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Delaney v. Thompson

United States District Court, D. Kansas

January 3, 2020

JOHN K. DELANEY, Plaintiff,
v.
KIRK THOMPSON, Defendant.

          MEMORANDUM AND ORDER

          SAM A. CROW U.S. SENIOR DISTRICT JUDGE

         This matter is a civil rights action filed pursuant to 42 U.S.C. § 1983. By order dated March 22, 2019, the Court directed Plaintiff to show cause why his second amended complaint should not be dismissed as barred by the applicable two-year statute of limitations. The Court found that Plaintiff's claim accrued in 2013 at the latest, more than two years prior to the filing date of the initial complaint in this action (February 16, 2018). The Court further found that Plaintiff did not establish a factual basis for tolling the limitation period. Before the Court are Plaintiff's five (5) responses to the show cause order (ECF Nos. 40, 41, 42, 43, and 45).

         In his responses, Plaintiff makes two primary arguments why his second amended complaint should not be dismissed. First, he argues that there is no statute of limitations applicable to claims for prospective injunctive relief against an unconstitutional statute. He claims because this is not a “damages” suit, the statute of limitations is not applicable. He cites no support for this proposition, other than his argument that because the harm is on-going, the action was filed within the applicable two-year limitation period.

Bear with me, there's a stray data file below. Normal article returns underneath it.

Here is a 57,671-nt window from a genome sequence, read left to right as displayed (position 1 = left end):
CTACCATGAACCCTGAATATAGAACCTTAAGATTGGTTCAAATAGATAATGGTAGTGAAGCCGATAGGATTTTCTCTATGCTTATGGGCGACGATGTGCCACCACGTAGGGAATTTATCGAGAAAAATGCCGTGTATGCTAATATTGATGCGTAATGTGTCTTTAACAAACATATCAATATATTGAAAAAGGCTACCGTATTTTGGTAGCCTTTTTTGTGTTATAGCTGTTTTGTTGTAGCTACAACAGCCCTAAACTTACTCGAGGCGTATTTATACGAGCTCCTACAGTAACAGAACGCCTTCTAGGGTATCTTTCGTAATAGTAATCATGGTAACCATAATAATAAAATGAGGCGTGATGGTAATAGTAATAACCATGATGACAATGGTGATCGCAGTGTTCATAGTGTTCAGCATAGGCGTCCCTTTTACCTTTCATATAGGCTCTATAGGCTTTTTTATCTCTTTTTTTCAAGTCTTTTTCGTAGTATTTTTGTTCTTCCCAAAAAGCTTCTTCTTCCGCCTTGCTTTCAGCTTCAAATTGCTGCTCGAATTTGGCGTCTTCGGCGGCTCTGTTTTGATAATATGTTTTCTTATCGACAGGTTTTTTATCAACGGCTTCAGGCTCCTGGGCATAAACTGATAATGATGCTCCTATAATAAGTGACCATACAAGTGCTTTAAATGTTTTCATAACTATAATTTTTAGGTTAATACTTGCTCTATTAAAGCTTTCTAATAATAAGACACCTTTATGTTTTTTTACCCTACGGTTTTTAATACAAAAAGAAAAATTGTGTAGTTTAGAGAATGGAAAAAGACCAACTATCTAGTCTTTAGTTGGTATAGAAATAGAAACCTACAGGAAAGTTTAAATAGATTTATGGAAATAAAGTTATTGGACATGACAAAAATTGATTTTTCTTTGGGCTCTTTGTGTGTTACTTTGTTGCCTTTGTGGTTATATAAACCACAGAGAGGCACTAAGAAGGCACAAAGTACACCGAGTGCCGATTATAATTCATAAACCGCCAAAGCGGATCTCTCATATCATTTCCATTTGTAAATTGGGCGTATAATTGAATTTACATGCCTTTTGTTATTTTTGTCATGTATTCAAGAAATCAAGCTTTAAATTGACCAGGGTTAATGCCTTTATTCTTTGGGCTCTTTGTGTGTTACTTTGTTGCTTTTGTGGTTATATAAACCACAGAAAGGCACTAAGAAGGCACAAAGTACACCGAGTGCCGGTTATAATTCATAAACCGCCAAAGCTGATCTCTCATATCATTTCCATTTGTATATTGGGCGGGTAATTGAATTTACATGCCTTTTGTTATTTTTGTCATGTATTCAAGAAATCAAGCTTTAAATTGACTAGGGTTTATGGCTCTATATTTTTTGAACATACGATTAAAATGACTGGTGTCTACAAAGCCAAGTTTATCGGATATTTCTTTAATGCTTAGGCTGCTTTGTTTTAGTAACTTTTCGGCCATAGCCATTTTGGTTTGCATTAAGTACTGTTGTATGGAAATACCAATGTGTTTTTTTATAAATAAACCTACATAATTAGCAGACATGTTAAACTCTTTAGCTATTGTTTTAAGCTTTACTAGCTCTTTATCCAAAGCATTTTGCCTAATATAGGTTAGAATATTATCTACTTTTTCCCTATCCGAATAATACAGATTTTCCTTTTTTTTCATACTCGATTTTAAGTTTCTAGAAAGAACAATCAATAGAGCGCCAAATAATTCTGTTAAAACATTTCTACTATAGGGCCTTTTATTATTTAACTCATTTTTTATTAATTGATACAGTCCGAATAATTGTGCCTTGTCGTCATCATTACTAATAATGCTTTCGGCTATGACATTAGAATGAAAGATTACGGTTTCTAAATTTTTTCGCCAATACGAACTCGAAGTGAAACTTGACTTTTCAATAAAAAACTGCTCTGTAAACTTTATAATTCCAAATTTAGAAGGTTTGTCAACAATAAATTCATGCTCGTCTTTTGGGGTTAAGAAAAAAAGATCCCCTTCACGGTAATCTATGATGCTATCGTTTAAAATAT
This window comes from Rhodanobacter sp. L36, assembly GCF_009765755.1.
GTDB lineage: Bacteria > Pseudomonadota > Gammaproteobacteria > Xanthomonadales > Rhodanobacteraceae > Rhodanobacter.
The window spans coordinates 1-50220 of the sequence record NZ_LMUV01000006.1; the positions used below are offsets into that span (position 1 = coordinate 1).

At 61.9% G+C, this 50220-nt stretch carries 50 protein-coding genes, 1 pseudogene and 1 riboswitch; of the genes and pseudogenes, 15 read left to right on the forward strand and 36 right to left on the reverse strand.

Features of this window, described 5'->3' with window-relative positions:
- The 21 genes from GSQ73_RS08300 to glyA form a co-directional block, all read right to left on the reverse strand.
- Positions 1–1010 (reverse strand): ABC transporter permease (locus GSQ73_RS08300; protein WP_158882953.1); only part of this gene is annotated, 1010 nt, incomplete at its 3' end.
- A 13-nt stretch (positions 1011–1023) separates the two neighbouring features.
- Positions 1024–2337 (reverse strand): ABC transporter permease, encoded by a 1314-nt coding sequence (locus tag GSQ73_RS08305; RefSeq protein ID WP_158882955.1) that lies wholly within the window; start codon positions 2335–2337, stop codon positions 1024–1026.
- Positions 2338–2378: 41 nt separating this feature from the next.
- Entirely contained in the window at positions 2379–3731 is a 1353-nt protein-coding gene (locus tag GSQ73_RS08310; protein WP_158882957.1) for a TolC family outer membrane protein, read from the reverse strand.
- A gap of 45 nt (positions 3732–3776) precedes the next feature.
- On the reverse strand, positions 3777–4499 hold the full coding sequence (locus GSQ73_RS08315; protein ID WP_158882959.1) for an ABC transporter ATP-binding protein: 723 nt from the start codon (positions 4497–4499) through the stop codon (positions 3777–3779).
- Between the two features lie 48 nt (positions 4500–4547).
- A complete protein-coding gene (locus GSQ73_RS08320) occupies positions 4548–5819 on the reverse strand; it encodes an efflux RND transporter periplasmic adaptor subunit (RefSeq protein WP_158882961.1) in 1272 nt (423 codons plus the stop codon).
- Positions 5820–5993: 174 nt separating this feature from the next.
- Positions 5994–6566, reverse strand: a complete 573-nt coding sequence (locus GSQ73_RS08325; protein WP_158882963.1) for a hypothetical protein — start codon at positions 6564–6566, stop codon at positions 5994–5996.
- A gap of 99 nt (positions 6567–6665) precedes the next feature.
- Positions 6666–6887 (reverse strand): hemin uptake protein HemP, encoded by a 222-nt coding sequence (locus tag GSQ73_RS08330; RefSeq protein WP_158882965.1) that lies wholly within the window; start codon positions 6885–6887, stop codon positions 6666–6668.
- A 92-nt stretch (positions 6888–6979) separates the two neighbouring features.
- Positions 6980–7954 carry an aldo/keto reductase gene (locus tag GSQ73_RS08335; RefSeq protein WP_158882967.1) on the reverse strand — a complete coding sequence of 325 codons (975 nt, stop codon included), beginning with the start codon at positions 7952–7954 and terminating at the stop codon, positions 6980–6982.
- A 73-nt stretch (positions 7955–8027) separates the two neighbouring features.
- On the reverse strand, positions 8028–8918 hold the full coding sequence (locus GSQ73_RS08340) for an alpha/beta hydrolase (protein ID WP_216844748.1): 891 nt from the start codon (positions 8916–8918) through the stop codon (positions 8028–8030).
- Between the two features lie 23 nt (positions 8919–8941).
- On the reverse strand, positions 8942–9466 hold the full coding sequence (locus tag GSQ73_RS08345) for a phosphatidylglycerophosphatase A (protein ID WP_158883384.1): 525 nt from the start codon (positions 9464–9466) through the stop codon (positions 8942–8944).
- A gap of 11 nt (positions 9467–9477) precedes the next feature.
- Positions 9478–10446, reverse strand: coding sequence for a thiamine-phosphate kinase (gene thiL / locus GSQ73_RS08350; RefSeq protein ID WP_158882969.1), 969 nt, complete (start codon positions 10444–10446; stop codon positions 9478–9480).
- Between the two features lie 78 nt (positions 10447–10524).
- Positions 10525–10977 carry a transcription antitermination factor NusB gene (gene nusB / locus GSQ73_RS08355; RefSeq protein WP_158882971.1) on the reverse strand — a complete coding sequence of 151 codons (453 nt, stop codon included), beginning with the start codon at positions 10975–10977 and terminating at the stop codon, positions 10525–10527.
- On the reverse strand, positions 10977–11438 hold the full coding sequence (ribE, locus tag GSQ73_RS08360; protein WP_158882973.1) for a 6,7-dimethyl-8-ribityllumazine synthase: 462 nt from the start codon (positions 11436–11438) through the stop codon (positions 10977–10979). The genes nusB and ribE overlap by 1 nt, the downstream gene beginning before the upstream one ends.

This argument has no merit. Mr. Delaney filed this action under §1983. The two-year statute of limitations in Kansas applies whether he seeks damages, a declaratory judgment, or an injunction.

         Plaintiff is essentially arguing that the continuing violation doctrine should apply. He argues he experiences a new violation every day he is required to register under KORA, so the limitation period will never expire. The continuing violation doctrine operates to extend the statute of limitations where there is a continuous series of unlawful acts. Parkhurst v. Lambert, 264 Fed.Appx. 748, 749 (10th Cir. 2008). It does not apply where there is a single constitutional violation with continuing effects. Id. The Tenth Circuit has not determined whether the continuing violation doctrine can apply to § 1983 claims, but assuming for the sake of argument that it can, it would not be applicable here. Plaintiff's ongoing requirement to register as a sex offender is a consequence of a one-time action: his classification as a sex offender under the registration statute. While that determination has continued consequences, any alleged harm or injury was caused by a one-time act. See Meggison v. Bailey, 575 Fed.Appx. 865, 867 (11th Cir. 2014).

         Mr. Delaney also disputes the Court's determination of the accrual date of his cause of action. He argues he did not become aware of the amendment of KORA that allegedly required him to register for his lifetime until 2016. However, in a signed and witnessed Declaration he filed with the Court before the limitations issue was raised, he stated,

“In 2009, I was called by a friend asking why it, on the web site, indicated I had to register for the duration of my “lifetime”? Upon my initial registration, and all subsequent registrations up until 2009, law enforcement had only indicated a requirement to register for a period of ten (10) years. When I approached law enforcement and asked why it said I was required to register for the duration of my lifetime, I was told that the laws had changed.”